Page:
Because ASEAN is unlikely to exert much influence as an economic community on the current TPP talks, it has focused most of its efforts on the RCEP talks. RCEP is perceived as an expansion of the five FTAs that already exist between ASEAN and its six partners – China, India, Japan, South Korea and Australia, and New Zealand. Based on these five existing ASEAN-centered FTAs, ASEAN has sought to attain “functional centrality” in RCEP, whereby it would act as a platform for cooperation and have stronger negotiating power to secure its own interests in the talks. One of ASEAN’s goals is that RCEP take a more pragmatic approach to accepting less-developed ASEAN members. In this way, ASEAN expects that RCEP negotiations will support its efforts to improve ASEAN internal economic cooperation and integration. Compared to TPP, RCEP is expected to bring income gains that are more balanced among ASEAN member states.
To realize those gains, however, negotiations must yield results beyond the five existing FTAs between ASEAN and its six trade partners. But here the talks face challenges from both ASEAN members and non-members. For example, with huge differences between the existing FTAs, the tariff elimination coverage of RCEP is currently targeted at 90 percent, with all five FTAs to be adjusted accordingly. However, if India, with the lowest commitment to elimination (78.8 percent), cannot meet this objective by the end of 2015, the RCEP talks will likely lower the target to achieve consensus. This will reduce ASEAN’S economic gains from RCEP, because the tariff elimination coverage will not significantly improve the current FTAs for ASEAN.
There are other divergent interests within ASEAN, among which security concerns about China are the most significant source of division over RCEP. With the escalation of South China Sea disputes between China and several ASEAN members over the past decade, the deterioration of diplomatic relations has put a strain on ASEAN and China’s joint efforts at economic integration.
ASEAN’s Role in FTA Negotiations
In general, the outcomes of both FTAs will largely depend on the quality and breadth of negotiations by ASEAN as a unified group. Regarding the TPP, ASEAN should voice its preference for a more inclusive approach for future TPP talks. Including all ten ASEAN member states in the talks will help narrow the development gaps among ASEAN members and facilitate the future efforts at ASEAN economic integration. To strengthen its negotiating power in the RCEP talks, ASEAN’s priority should be to improve its own institutional structure to unify interests and actions among member states. In addition, ASEAN should be an active coordinator between the two regional initiatives, facilitating the co-existence of TPP and RCEP and paving the way to a larger-scale trade framework in the Asia-Pacific region.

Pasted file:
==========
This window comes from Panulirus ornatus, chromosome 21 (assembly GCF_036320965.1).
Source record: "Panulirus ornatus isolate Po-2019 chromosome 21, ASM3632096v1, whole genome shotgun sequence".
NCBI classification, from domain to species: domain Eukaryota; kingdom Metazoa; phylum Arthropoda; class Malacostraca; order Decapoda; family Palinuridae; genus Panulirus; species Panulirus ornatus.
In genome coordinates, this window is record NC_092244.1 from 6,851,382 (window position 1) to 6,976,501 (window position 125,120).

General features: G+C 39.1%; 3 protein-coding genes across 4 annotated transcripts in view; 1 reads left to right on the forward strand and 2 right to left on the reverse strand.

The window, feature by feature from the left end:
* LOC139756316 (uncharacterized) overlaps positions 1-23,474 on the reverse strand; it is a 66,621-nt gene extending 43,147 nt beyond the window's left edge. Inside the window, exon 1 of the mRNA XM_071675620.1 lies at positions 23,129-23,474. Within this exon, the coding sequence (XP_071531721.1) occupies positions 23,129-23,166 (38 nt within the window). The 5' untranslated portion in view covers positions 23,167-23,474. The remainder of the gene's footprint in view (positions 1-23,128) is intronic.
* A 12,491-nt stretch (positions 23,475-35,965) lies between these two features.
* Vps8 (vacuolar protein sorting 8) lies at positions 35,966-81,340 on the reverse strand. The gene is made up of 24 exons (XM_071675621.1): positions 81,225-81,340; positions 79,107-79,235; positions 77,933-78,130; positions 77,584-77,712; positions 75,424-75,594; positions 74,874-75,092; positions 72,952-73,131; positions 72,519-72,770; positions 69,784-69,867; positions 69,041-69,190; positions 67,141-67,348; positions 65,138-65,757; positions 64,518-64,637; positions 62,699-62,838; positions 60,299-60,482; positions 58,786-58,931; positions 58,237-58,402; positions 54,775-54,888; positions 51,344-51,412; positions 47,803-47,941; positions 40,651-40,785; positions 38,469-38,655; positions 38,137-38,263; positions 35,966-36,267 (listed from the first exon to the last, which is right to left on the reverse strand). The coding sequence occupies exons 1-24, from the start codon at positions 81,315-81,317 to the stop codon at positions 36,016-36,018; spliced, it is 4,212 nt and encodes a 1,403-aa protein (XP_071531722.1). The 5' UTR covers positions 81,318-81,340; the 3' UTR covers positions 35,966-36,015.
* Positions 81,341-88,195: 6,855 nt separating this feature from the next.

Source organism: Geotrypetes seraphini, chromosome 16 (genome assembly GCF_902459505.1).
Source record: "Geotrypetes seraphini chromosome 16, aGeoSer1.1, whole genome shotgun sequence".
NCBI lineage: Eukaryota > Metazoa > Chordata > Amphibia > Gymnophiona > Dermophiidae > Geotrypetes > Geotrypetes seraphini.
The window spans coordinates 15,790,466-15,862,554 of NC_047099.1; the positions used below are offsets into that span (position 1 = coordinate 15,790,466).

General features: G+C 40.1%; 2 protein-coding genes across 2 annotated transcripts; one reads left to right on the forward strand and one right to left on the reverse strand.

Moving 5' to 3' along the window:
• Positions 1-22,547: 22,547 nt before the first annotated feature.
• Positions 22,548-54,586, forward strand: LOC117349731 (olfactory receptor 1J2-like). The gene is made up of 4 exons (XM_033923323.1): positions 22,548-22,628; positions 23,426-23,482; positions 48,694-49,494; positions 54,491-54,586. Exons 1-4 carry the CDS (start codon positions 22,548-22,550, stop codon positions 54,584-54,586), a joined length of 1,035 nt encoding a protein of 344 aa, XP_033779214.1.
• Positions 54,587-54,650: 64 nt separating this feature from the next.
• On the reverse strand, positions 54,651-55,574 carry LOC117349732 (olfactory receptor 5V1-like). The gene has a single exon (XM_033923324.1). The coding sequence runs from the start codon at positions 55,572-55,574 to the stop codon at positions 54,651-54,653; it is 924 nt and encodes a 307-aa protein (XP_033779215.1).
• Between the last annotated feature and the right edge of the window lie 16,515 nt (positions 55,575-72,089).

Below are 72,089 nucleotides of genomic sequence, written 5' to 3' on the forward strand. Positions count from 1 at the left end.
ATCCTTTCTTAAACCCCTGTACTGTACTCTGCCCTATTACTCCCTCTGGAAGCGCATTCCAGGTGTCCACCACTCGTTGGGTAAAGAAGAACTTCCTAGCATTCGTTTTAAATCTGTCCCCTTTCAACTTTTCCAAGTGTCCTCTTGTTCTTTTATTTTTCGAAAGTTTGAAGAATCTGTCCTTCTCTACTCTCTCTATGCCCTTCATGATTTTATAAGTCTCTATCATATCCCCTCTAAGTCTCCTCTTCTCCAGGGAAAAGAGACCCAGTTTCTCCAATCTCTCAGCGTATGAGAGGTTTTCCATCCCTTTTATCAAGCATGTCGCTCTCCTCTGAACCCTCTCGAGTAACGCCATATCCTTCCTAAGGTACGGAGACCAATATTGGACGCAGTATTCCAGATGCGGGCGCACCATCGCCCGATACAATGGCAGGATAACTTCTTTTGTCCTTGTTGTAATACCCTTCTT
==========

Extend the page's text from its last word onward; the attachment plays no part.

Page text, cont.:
Jingyang Chen is a 2016 masters candidate in international finance at Johns Hopkins University, and a recent intern with The Asia Foundation’s Economic Development Program in Bangkok. She can be reached at firstname.lastname@example.org. The views and opinions expressed here are those of the author, not those of The Asia Foundation.
About our blog, InAsia
InAsia is posted and distributed every other Wednesday evening, Pacific Time. If you have any questions, please send an email to email@example.com.
ContactFor questions about InAsia, or for our cross-post and re-use policy, please send an email to firstname.lastname@example.org.
The Asia Foundation
465 California St., 9th Floor
San Francisco, CA 94104
PO Box 193223
San Francisco, CA 94119-3223
HIGHLIGHTS ACROSS ASIA
Navigating the Margins: Family, Mobility and Livelihoods Amongst Rohingya in Bangladesh
September 9, 2020
Nikkei News Features Asia Foundation Op-Ed on Thailand’s Looming Economic Crisis
September 9, 2020
Podcast: Bulldozing ASEAN’s Digital Divide
September 2, 2020
Virtual Event – Enduring the Pandemic: Surveys of the Impact of Covid-19 on the Livelihoods of Thai People
Wednesday, September 9, 2020
Impact Report 2020
Leading through change